Still Alice by Lisa Genova – This book is told through the words of a University professor diagnosed with early onset Alzheimer’s disease. It is heart-breaking to read her slow demise as she struggles to remain a wife, a mother, a career woman and most of all: a woman with independence. This story will captivate you right from the start.
The Husband’s Secret by Liane Moriarty – Imagine you found a letter from your husband that was addressed to you, only to be opened after his death; and in that letter he revealed a devastating secret. Now imagine you found this letter while your husband is still alive. What would you do with the knowledge of your husband’s secret? This book will keep you guessing!
The Paris Wife by Paula McClain – This story takes you back to one of my favourite time periods in history: Paris in the 1920s. Follow the life of Ernest Hemmingway and his first wife Hadley as they wine and dine with the likes of Gertrude Stein, Ezra Pound, F. Scott and Zelda Fitzgerald. It’s a story about love and loyalty in marriage as Ernest struggles to write some of his most famous novels. It’s a little bit of history with a lot of story, I promise you will love this one!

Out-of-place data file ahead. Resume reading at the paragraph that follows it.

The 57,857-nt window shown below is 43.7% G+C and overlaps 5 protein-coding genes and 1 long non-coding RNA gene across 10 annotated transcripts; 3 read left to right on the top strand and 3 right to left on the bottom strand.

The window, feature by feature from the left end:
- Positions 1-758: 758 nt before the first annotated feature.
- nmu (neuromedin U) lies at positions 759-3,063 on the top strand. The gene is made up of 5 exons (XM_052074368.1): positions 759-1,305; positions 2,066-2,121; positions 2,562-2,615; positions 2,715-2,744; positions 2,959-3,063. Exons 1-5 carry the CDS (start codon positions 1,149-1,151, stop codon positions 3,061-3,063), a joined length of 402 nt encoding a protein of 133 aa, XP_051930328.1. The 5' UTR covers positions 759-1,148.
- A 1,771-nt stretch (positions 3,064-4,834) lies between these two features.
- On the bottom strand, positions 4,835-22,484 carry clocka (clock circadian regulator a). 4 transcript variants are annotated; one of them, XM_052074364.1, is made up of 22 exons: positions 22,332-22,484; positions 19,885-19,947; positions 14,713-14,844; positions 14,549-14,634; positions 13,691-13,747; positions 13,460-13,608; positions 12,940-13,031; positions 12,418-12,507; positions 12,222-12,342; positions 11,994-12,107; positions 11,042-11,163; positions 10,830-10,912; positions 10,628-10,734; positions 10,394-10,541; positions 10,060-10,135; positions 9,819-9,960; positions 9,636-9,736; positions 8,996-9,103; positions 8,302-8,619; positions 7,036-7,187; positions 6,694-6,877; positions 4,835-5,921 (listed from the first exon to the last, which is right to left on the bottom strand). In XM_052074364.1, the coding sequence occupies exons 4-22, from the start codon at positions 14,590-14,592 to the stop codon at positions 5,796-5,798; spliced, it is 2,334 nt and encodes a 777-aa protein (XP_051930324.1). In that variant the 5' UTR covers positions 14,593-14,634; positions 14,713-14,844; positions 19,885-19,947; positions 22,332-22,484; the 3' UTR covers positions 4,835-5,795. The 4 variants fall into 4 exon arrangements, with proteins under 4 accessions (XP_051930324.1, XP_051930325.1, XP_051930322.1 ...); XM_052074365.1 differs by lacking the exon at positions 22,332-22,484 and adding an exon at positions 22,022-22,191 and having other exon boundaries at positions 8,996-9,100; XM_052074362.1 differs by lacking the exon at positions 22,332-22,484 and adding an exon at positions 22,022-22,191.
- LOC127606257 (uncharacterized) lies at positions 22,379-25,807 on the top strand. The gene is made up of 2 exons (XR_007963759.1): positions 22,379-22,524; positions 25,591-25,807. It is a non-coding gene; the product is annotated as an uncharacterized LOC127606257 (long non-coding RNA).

The Language of Flowers – by Vanessa Diffenbaugh – Did you know that each flower has a hidden meaning? Follow Victoria as she grows up in the foster system and becomes a woman with a talent for knowing the meanings of every flower. I loved this story of a girl with her own hardships, trying to make something of herself. and learning about the secret messages we pass to one another through a bouquet of flowers.